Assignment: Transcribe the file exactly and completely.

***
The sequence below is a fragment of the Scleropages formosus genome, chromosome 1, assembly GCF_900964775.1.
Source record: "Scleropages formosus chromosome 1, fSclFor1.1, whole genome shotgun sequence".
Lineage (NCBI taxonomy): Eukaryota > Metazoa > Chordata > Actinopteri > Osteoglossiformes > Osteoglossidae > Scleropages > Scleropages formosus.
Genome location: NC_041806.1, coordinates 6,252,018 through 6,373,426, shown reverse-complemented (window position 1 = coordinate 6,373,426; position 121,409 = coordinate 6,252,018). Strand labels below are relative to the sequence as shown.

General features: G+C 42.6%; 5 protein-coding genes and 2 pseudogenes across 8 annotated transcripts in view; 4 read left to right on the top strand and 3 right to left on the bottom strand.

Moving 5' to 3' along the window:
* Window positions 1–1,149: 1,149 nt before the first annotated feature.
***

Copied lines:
The sequence below is a fragment of the Scleropages formosus genome, chromosome 1, assembly GCF_900964775.1.
Source record: "Scleropages formosus chromosome 1, fSclFor1.1, whole genome shotgun sequence".
Lineage (NCBI taxonomy): Eukaryota > Metazoa > Chordata > Actinopteri > Osteoglossiformes > Osteoglossidae > Scleropages > Scleropages formosus.
Genome location: NC_041806.1, coordinates 6,252,018 through 6,373,426, shown reverse-complemented (window position 1 = coordinate 6,373,426; position 121,409 = coordinate 6,252,018). Strand labels below are relative to the sequence as shown.

General features: G+C 42.6%; 5 protein-coding genes and 2 pseudogenes across 8 annotated transcripts in view; 4 read left to right on the top strand and 3 right to left on the bottom strand.

Moving 5' to 3' along the window:
* Window positions 1–1,149: 1,149 nt before the first annotated feature.